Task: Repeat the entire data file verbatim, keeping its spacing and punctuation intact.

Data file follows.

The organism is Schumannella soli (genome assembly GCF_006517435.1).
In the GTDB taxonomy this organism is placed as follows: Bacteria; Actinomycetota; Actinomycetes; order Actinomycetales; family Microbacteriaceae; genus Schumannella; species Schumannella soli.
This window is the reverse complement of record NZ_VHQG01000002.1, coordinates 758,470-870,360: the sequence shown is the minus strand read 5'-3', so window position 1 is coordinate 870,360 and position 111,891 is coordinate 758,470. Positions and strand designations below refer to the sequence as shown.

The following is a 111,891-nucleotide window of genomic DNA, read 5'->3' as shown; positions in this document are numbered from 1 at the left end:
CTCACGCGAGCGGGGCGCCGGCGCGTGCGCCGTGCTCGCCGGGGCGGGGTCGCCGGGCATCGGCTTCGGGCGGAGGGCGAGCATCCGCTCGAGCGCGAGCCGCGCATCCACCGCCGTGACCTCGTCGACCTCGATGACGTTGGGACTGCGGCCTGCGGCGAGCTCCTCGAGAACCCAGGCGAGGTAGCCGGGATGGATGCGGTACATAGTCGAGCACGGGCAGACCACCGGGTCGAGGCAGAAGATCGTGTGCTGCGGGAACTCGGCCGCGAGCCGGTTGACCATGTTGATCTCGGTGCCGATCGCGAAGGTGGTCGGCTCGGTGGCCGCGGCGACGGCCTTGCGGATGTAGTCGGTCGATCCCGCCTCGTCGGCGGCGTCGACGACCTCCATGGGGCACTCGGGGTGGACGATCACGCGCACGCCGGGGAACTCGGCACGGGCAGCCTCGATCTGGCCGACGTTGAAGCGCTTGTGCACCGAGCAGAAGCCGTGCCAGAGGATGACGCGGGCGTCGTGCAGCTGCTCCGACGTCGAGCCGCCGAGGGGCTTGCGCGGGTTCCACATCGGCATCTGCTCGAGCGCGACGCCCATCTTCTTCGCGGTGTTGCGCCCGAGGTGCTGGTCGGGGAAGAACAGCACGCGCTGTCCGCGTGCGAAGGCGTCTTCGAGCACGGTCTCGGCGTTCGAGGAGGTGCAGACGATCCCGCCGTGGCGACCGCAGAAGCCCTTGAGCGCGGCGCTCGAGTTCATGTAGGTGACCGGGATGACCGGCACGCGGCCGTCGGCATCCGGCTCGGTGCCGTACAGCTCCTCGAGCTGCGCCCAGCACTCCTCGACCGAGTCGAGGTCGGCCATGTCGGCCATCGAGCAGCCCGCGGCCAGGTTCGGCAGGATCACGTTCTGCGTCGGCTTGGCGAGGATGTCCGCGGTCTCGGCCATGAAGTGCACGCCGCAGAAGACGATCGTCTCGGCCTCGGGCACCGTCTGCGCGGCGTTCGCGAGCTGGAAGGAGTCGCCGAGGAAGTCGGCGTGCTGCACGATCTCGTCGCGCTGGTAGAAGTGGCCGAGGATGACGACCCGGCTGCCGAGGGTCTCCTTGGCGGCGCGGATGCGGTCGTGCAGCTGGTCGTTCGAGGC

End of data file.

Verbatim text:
The organism is Schumannella soli (genome assembly GCF_006517435.1).
In the GTDB taxonomy this organism is placed as follows: Bacteria; Actinomycetota; Actinomycetes; order Actinomycetales; family Microbacteriaceae; genus Schumannella; species Schumannella soli.
This window is the reverse complement of record NZ_VHQG01000002.1, coordinates 758,470-870,360: the sequence shown is the minus strand read 5'-3', so window position 1 is coordinate 870,360 and position 111,891 is coordinate 758,470. Positions and strand designations below refer to the sequence as shown.

The following is a 111,891-nucleotide window of genomic DNA, read 5'->3' as shown; positions in this document are numbered from 1 at the left end:
CTCACGCGAGCGGGGCGCCGGCGCGTGCGCCGTGCTCGCCGGGGCGGGGTCGCCGGGCATCGGCTTCGGGCGGAGGGCGAGCATCCGCTCGAGCGCGAGCCGCGCATCCACCGCCGTGACCTCGTCGACCTCGATGACGTTGGGACTGCGGCCTGCGGCGAGCTCCTCGAGAACCCAGGCGAGGTAGCCGGGATGGATGCGGTACATAGTCGAGCACGGGCAGACCACCGGGTCGAGGCAGAAGATCGTGTGCTGCGGGAACTCGGCCGCGAGCCGGTTGACCATGTTGATCTCGGTGCCGATCGCGAAGGTGGTCGGCTCGGTGGCCGCGGCGACGGCCTTGCGGATGTAGTCGGTCGATCCCGCCTCGTCGGCGGCGTCGACGACCTCCATGGGGCACTCGGGGTGGACGATCACGCGCACGCCGGGGAACTCGGCACGGGCAGCCTCGATCTGGCCGACGTTGAAGCGCTTGTGCACCGAGCAGAAGCCGTGCCAGAGGATGACGCGGGCGTCGTGCAGCTGCTCCGACGTCGAGCCGCCGAGGGGCTTGCGCGGGTTCCACATCGGCATCTGCTCGAGCGCGACGCCCATCTTCTTCGCGGTGTTGCGCCCGAGGTGCTGGTCGGGGAAGAACAGCACGCGCTGTCCGCGTGCGAAGGCGTCTTCGAGCACGGTCTCGGCGTTCGAGGAGGTGCAGACGATCCCGCCGTGGCGACCGCAGAAGCCCTTGAGCGCGGCGCTCGAGTTCATGTAGGTGACCGGGATGACCGGCACGCGGCCGTCGGCATCCGGCTCGGTGCCGTACAGCTCCTCGAGCTGCGCCCAGCACTCCTCGACCGAGTCGAGGTCGGCCATGTCGGCCATCGAGCAGCCCGCGGCCAGGTTCGGCAGGATCACGTTCTGCGTCGGCTTGGCGAGGATGTCCGCGGTCTCGGCCATGAAGTGCACGCCGCAGAAGACGATCGTCTCGGCCTCGGGCACCGTCTGCGCGGCGTTCGCGAGCTGGAAGGAGTCGCCGAGGAAGTCGGCGTGCTGCACGATCTCGTCGCGCTGGTAGAAGTGGCCGAGGATGACGACCCGGCTGCCGAGGGTCTCCTTGGCGGCGCGGATGCGGTCGTGCAGCTGGTCGTTCGAGGC